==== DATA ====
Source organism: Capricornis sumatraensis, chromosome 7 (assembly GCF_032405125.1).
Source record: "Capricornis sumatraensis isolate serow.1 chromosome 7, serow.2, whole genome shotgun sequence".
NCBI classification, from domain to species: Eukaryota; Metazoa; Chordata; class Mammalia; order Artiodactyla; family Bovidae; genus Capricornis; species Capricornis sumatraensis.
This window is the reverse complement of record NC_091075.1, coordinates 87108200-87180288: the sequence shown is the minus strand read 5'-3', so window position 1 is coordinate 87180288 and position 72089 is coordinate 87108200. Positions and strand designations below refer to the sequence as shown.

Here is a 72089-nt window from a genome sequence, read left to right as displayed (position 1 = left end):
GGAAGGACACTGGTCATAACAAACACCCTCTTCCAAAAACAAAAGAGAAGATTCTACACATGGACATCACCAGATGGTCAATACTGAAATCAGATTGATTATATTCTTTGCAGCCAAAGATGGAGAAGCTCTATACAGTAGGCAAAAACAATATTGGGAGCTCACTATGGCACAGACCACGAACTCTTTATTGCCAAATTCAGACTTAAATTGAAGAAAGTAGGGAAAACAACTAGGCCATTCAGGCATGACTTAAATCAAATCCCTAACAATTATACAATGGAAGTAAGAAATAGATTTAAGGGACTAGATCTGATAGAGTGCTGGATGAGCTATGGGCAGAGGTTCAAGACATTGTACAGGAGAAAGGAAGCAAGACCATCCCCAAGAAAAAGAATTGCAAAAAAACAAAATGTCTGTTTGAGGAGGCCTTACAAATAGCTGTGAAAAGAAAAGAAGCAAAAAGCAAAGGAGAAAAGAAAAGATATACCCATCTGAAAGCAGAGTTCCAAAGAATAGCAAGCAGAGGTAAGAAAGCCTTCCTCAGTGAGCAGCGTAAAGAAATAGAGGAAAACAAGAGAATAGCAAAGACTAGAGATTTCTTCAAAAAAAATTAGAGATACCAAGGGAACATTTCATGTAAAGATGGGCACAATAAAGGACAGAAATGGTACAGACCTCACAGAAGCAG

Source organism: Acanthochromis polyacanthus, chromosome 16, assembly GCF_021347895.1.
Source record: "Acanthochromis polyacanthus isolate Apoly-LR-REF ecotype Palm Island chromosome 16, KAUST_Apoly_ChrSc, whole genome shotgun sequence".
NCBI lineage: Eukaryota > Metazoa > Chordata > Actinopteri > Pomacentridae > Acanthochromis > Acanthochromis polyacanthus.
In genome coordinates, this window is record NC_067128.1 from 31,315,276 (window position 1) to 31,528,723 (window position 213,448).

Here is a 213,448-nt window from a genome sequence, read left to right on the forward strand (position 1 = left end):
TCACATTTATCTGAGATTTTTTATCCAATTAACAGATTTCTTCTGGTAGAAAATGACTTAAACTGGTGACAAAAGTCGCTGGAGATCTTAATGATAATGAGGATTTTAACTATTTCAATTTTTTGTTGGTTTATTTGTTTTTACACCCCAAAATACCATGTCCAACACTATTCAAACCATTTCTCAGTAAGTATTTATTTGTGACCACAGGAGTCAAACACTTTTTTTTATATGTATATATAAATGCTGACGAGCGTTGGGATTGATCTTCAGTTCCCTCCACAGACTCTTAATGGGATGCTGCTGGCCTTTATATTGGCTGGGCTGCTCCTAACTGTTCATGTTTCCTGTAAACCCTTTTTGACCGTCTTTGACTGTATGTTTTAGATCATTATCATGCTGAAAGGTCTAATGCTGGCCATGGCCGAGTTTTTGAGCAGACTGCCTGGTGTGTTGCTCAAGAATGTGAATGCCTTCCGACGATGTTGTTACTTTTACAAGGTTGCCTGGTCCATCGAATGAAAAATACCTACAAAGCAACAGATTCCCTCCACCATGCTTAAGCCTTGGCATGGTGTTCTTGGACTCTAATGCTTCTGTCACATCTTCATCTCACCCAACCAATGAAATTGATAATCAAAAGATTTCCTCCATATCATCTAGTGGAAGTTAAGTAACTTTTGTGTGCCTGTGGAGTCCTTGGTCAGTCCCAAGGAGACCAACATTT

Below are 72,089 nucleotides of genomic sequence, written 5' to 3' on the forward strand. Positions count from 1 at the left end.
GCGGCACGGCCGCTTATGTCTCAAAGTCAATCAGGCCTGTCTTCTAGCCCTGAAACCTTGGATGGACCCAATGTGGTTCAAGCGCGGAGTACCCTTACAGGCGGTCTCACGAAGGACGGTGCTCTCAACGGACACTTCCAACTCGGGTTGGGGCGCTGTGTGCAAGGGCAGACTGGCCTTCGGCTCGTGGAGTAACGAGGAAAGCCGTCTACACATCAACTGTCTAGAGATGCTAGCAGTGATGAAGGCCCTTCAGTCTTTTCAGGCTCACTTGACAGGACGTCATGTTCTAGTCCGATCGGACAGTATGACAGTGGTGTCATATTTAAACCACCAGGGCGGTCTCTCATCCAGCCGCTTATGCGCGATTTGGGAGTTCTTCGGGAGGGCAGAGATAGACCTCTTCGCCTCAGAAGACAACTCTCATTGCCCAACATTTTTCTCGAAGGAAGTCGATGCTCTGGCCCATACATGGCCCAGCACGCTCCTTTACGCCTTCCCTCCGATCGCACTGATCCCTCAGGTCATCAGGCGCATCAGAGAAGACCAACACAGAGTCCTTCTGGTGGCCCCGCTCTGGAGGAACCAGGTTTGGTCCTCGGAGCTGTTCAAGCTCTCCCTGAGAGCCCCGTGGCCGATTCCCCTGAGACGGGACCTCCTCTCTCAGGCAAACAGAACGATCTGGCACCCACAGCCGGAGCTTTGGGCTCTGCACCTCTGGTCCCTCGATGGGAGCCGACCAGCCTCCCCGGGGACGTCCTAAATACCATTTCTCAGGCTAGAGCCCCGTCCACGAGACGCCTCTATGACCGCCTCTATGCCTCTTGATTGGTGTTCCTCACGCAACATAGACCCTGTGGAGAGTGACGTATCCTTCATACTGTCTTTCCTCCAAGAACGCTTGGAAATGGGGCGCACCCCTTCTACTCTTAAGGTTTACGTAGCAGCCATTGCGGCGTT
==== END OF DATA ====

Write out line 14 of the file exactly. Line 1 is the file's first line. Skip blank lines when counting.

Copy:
GCGGCACGGCCGCTTATGTCTCAAAGTCAATCAGGCCTGTCTTCTAGCCCTGAAACCTTGGATGGACCCAATGTGGTTCAAGCGCGGAGTACCCTTACAGGCGGTCTCACGAAGGACGGTGCTCTCAACGGACACTTCCAACTCGGGTTGGGGCGCTGTGTGCAAGGGCAGACTGGCCTTCGGCTCGTGGAGTAACGAGGAAAGCCGTCTACACATCAACTGTCTAGAGATGCTAGCAGTGATGAAGGCCCTTCAGTCTTTTCAGGCTCACTTGACAGGACGTCATGTTCTAGTCCGATCGGACAGTATGACAGTGGTGTCATATTTAAACCACCAGGGCGGTCTCTCATCCAGCCGCTTATGCGCGATTTGGGAGTTCTTCGGGAGGGCAGAGATAGACCTCTTCGCCTCAGAAGACAACTCTCATTGCCCAACATTTTTCTCGAAGGAAGTCGATGCTCTGGCCCATACATGGCCCAGCACGCTCCTTTACGCCTTCCCTCCGATCGCACTGATCCCTCAGGTCATCAGGCGCATCAGAGAAGACCAACACAGAGTCCTTCTGGTGGCCCCGCTCTGGAGGAACCAGGTTTGGTCCTCGGAGCTGTTCAAGCTCTCCCTGAGAGCCCCGTGGCCGATTCCCCTGAGACGGGACCTCCTCTCTCAGGCAAACAGAACGATCTGGCACCCACAGCCGGAGCTTTGGGCTCTGCACCTCTGGTCCCTCGATGGGAGCCGACCAGCCTCCCCGGGGACGTCCTAAATACCATTTCTCAGGCTAGAGCCCCGTCCACGAGACGCCTCTATGACCGCCTCTATGCCTCTTGATTGGTGTTCCTCACGCAACATAGACCCTGTGGAGAGTGACGTATCCTTCATACTGTCTTTCCTCCAAGAACGCTTGGAAATGGGGCGCACCCCTTCTACTCTTAAGGTTTACGTAGCAGCCATTGCGGCGTT